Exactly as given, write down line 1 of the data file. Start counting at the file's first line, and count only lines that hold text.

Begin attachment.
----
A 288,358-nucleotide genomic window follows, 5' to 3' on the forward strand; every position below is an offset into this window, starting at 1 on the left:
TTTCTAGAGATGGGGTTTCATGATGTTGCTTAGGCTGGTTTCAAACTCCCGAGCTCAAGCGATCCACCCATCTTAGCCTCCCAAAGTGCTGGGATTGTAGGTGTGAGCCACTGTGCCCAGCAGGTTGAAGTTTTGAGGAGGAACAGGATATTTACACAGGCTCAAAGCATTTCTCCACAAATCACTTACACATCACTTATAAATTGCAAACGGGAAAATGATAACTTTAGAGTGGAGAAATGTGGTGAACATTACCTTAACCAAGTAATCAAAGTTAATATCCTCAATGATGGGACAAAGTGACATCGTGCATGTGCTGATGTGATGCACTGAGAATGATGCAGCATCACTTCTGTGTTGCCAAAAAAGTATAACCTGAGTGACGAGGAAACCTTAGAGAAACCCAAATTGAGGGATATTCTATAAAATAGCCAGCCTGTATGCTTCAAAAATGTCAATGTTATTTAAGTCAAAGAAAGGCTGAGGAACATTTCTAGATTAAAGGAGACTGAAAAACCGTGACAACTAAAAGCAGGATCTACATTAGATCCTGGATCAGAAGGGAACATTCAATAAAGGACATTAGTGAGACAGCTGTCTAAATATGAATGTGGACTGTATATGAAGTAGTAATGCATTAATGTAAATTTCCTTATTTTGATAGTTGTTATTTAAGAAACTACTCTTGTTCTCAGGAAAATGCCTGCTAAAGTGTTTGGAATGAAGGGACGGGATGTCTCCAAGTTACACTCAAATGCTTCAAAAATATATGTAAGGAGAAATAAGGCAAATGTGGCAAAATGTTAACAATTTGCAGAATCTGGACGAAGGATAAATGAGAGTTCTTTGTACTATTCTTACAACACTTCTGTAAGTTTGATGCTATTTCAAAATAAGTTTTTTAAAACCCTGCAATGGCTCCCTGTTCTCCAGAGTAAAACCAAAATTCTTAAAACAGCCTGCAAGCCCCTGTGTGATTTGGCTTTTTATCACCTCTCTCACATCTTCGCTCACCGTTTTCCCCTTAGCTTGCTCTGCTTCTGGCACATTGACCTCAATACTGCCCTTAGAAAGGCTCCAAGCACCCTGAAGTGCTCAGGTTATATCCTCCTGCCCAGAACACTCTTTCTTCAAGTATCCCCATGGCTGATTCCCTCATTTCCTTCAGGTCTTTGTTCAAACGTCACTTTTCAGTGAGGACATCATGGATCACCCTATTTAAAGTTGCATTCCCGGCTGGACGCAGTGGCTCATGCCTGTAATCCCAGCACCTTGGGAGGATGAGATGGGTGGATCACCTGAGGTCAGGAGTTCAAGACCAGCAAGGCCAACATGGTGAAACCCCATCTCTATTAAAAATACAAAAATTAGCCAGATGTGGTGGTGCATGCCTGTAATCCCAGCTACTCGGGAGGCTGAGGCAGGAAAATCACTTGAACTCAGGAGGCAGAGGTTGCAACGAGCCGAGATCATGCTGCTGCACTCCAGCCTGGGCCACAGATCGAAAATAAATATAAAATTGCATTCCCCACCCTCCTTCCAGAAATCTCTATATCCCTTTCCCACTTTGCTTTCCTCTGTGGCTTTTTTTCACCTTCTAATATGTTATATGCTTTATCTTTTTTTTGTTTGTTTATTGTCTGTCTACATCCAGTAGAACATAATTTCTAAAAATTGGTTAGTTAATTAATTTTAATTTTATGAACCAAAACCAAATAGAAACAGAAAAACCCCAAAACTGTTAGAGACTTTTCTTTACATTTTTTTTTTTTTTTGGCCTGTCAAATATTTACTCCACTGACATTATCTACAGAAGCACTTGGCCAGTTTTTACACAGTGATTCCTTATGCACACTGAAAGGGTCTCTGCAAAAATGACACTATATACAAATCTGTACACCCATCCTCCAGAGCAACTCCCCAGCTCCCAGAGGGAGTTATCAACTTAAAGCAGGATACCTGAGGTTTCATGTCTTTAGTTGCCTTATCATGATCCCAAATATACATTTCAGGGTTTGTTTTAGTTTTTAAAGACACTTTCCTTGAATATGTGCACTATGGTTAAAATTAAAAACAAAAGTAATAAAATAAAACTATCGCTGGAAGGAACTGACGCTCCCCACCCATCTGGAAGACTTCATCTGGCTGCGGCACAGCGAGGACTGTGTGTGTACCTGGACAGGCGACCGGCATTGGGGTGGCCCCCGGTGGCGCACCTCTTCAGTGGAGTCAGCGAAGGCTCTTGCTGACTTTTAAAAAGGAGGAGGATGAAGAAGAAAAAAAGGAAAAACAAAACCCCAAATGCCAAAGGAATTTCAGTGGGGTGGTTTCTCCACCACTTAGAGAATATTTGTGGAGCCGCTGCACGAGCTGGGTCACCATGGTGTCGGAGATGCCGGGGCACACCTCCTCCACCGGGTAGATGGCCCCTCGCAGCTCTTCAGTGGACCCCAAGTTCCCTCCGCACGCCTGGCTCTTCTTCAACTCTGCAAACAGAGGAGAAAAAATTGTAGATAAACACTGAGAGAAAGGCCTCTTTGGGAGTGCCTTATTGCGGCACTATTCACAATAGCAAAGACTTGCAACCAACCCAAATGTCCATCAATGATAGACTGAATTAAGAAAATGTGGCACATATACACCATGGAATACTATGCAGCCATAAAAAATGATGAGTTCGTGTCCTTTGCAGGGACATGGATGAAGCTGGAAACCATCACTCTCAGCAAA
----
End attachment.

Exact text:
A 288,358-nucleotide genomic window follows, 5' to 3' on the forward strand; every position below is an offset into this window, starting at 1 on the left: